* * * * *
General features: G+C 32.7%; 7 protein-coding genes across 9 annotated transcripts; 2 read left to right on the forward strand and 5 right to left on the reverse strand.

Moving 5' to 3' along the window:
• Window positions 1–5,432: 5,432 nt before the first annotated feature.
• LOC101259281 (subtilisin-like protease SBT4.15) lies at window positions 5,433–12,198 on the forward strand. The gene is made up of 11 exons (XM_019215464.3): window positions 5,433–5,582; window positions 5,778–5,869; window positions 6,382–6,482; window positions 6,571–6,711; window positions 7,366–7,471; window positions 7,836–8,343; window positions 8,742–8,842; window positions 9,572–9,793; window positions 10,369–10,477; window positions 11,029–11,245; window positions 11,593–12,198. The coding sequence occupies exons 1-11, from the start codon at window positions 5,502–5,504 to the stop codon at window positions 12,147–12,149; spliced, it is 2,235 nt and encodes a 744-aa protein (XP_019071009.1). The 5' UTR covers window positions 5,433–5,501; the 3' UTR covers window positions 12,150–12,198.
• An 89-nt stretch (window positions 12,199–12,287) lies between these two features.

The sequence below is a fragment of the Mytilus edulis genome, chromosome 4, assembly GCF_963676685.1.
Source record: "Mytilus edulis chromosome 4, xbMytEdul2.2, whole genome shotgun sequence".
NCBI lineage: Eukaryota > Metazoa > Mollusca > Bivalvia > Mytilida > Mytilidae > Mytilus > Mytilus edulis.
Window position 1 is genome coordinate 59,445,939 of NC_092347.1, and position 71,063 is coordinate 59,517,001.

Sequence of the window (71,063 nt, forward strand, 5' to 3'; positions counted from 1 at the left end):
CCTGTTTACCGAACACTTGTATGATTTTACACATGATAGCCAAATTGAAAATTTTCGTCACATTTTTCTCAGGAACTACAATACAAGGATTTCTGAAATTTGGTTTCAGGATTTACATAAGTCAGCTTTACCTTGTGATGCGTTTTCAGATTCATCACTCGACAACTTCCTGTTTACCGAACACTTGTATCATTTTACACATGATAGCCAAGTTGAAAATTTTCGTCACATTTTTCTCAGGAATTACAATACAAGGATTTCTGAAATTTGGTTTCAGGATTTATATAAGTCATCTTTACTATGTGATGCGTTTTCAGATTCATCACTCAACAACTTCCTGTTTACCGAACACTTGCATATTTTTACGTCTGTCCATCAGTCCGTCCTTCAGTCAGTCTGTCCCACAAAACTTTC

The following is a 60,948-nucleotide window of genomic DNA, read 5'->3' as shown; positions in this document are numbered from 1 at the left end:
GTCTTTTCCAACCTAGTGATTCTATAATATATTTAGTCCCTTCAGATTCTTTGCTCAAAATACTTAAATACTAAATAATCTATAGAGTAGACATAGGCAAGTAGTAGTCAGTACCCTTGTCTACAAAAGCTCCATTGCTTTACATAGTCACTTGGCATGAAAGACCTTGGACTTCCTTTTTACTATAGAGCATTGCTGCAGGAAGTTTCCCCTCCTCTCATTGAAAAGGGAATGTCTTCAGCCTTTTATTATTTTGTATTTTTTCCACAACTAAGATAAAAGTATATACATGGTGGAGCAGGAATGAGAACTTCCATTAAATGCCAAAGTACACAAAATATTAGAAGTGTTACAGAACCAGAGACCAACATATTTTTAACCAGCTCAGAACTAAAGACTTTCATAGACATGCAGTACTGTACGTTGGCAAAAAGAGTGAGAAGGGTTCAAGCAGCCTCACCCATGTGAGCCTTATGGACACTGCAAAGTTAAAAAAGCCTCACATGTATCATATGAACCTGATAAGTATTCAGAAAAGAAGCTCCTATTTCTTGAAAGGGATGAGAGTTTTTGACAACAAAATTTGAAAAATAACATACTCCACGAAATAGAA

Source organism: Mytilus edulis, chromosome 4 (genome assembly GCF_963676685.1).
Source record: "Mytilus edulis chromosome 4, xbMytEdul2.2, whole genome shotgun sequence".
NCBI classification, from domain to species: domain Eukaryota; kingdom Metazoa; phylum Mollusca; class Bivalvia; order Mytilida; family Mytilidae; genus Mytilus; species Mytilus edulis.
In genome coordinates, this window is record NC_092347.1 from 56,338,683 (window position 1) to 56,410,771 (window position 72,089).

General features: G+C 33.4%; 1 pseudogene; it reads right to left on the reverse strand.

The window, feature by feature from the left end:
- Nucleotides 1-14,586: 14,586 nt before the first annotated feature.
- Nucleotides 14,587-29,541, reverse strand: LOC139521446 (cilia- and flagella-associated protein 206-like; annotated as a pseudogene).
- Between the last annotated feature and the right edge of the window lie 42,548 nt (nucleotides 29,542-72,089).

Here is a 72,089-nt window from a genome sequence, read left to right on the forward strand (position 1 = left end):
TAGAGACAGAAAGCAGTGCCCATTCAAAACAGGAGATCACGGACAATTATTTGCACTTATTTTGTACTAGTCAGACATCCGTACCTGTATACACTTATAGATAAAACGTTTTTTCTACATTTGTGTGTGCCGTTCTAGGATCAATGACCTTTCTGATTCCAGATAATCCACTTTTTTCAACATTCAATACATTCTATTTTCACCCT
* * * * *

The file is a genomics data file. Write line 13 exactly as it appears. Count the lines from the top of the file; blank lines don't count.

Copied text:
GTCTTTTCCAACCTAGTGATTCTATAATATATTTAGTCCCTTCAGATTCTTTGCTCAAAATACTTAAATACTAAATAATCTATAGAGTAGACATAGGCAAGTAGTAGTCAGTACCCTTGTCTACAAAAGCTCCATTGCTTTACATAGTCACTTGGCATGAAAGACCTTGGACTTCCTTTTTACTATAGAGCATTGCTGCAGGAAGTTTCCCCTCCTCTCATTGAAAAGGGAATGTCTTCAGCCTTTTATTATTTTGTATTTTTTCCACAACTAAGATAAAAGTATATACATGGTGGAGCAGGAATGAGAACTTCCATTAAATGCCAAAGTACACAAAATATTAGAAGTGTTACAGAACCAGAGACCAACATATTTTTAACCAGCTCAGAACTAAAGACTTTCATAGACATGCAGTACTGTACGTTGGCAAAAAGAGTGAGAAGGGTTCAAGCAGCCTCACCCATGTGAGCCTTATGGACACTGCAAAGTTAAAAAAGCCTCACATGTATCATATGAACCTGATAAGTATTCAGAAAAGAAGCTCCTATTTCTTGAAAGGGATGAGAGTTTTTGACAACAAAATTTGAAAAATAACATACTCCACGAAATAGAA